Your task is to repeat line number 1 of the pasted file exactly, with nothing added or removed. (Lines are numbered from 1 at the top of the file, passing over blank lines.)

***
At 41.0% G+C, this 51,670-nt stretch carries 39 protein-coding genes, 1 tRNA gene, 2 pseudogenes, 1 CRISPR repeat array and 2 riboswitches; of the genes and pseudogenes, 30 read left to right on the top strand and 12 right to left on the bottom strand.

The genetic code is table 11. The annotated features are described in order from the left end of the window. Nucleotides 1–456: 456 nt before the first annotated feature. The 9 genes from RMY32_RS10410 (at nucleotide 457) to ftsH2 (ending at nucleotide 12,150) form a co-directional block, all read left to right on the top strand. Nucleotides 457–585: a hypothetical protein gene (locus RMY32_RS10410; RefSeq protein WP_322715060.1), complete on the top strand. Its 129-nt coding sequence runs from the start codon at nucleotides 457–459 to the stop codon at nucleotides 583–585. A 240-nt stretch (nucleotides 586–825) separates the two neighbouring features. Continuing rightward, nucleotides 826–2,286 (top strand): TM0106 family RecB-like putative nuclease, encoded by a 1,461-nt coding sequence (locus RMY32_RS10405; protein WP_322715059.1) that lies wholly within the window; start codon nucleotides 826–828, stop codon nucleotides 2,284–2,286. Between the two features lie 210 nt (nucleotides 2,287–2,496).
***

At 41.0% G+C, this 51,670-nt stretch carries 39 protein-coding genes, 1 tRNA gene, 2 pseudogenes, 1 CRISPR repeat array and 2 riboswitches; of the genes and pseudogenes, 30 read left to right on the top strand and 12 right to left on the bottom strand.